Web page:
Sarah Palin's speech tonight exists within a weird middle ground between fairly low expectations and a fairly high degree of difficulty.
Voters have questions about Palin's background, her governing philosophy, her readiness to lead, and her position on a variety of specific issues. It will be impossible to address all of these within the context of a single speech -- particularly for someone who had never spoken to a national audience before last Friday. On the other hand, the pundits, recognizing the rough couple of days that she's had in the press, will most likely be inclined to react sympathetically toward her. So may voters at home, buoyed by what will inevitably be an enthusiastic response in the Xcel Center.
Under these circumstances, it will be imperative for Palin not to overreach. I would avoid any specific claims -- like her arguably false claim in Dayton on Friday that she opposed the Bridge to Nowhere -- that won't hold up to a FactCheck.org vetting. And I wouldn't make any assertion to expertise in foreign policy. A claim, for instance, along the lines of what Cindy McCain said the other day -- that Palin is a foreign policy expert because Alaska is close to Siberia -- will ring hollow even if articulated well, and if articulated poorly, could easily become her Potato-e moment. The debate against Joe Biden, which Palin will have much more time to prepare for, is a better forum than that, an opportunity to demonstrate rather than assert her working knowledge of foreign policy.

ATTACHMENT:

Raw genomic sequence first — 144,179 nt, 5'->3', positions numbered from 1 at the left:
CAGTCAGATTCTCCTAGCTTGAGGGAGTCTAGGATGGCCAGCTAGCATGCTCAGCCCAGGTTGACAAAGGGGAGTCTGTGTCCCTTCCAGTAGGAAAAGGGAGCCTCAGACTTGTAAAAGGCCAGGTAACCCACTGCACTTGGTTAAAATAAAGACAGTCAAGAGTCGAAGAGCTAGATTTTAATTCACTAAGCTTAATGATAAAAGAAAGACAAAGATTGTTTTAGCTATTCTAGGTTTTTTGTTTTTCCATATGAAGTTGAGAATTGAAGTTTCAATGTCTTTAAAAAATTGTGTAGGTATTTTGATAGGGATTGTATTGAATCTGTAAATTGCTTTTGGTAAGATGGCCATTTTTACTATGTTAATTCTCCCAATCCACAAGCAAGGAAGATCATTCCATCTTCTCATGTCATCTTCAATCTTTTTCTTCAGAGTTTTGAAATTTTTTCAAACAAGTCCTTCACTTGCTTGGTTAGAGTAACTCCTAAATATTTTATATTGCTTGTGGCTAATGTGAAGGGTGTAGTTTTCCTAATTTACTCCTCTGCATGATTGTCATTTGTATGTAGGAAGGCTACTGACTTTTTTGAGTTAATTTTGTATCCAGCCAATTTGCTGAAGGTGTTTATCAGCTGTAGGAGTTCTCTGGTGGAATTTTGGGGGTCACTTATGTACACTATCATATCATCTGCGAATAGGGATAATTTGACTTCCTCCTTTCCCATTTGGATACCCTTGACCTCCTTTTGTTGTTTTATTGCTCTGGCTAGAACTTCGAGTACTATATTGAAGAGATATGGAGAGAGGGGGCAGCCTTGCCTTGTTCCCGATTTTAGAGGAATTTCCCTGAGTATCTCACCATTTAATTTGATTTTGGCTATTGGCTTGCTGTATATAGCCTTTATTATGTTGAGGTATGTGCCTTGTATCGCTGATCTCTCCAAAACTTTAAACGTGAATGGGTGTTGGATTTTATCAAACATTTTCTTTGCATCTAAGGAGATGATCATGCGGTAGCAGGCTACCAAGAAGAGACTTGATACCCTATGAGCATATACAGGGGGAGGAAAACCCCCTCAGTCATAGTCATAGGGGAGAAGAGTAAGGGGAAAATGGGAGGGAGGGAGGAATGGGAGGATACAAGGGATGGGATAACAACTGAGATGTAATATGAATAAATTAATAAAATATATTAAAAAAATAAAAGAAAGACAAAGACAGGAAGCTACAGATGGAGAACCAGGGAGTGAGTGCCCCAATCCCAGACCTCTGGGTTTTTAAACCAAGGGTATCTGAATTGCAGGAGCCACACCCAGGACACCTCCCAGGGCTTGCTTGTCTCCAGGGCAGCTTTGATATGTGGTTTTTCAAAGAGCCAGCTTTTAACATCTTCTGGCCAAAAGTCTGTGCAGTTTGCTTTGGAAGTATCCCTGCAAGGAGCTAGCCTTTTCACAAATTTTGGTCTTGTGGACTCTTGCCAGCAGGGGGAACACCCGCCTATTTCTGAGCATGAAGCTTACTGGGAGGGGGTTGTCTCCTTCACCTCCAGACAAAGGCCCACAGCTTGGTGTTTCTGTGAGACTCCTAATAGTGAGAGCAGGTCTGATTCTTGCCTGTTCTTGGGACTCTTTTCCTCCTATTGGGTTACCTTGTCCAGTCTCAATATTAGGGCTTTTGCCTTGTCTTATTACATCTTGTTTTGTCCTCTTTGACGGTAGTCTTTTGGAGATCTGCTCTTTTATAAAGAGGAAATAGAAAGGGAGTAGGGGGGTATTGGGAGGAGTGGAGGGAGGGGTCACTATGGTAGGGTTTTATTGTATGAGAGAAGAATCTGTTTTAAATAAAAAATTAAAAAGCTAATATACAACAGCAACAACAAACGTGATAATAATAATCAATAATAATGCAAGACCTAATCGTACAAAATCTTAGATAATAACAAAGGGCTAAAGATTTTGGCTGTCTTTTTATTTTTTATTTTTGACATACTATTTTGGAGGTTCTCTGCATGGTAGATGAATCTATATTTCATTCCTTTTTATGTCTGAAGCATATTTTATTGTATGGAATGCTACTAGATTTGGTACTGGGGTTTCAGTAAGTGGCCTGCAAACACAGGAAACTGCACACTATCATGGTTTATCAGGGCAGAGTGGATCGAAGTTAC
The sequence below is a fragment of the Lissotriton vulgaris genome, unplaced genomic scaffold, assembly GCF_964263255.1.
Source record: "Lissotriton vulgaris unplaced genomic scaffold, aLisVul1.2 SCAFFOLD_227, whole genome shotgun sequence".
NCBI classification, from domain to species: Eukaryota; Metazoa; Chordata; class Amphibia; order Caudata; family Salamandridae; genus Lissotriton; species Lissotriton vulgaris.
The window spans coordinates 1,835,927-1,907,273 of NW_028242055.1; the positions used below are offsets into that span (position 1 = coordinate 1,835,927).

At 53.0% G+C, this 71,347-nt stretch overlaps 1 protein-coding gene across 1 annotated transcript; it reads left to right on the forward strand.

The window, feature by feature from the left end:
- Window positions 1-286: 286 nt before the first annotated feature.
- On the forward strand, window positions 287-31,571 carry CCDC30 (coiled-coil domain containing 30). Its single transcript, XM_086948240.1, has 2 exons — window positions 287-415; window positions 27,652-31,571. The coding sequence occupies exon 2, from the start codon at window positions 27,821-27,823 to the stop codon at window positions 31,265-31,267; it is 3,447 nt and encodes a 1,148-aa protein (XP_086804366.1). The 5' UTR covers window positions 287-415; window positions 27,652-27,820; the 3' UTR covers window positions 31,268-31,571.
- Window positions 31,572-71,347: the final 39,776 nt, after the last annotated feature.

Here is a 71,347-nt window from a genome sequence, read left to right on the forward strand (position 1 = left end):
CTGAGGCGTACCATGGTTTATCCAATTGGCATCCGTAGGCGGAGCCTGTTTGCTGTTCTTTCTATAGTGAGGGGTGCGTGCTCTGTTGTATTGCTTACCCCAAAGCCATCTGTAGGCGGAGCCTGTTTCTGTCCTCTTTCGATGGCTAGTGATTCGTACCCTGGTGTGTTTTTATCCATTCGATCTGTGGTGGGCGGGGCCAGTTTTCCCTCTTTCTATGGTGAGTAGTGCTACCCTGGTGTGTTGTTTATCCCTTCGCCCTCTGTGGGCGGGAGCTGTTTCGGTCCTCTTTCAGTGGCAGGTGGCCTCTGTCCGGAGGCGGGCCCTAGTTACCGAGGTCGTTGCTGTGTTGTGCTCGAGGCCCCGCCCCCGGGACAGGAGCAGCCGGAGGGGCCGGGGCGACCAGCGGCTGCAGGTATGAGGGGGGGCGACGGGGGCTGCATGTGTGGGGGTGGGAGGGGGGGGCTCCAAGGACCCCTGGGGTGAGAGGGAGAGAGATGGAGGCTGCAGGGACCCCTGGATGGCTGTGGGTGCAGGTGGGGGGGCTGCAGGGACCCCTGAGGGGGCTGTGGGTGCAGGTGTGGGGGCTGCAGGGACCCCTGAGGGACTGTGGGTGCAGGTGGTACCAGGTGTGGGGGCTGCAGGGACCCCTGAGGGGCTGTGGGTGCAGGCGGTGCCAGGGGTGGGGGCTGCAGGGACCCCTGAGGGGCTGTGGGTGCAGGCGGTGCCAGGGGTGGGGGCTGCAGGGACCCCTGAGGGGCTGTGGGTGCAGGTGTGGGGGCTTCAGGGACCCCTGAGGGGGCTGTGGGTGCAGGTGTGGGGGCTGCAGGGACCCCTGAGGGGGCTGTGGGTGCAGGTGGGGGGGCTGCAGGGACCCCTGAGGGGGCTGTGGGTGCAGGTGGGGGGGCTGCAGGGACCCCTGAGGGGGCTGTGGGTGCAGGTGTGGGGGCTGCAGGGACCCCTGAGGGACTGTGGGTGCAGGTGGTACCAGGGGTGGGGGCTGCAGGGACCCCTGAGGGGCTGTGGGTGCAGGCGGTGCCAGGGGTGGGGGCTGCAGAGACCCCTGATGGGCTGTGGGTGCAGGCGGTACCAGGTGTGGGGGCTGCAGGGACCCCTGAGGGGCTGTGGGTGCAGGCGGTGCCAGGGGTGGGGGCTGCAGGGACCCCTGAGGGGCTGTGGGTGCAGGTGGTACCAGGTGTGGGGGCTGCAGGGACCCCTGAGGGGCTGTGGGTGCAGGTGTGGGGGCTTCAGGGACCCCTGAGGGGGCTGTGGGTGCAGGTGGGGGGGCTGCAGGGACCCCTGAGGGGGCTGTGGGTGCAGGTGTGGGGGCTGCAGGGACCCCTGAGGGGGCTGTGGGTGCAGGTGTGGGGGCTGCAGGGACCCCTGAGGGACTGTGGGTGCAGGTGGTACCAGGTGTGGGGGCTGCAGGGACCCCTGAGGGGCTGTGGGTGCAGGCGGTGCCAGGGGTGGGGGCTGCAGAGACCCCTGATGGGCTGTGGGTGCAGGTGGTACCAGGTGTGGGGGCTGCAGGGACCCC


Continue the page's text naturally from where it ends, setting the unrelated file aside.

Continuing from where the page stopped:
I do think she has to convey a certain seriousness of purpose -- one overly cute reference to mooseburgers is probably one too many -- but there are ways to do that without invoking foreign policy, such as talking about "small town values". A throwaway applause line or two critiquing the media is probably worthwhile, so long as it seems good-natured rather than defensive.
But basically, she shouldn't try and do too much. If she pours the media half a glass, they'll most likely be inclined to call it full.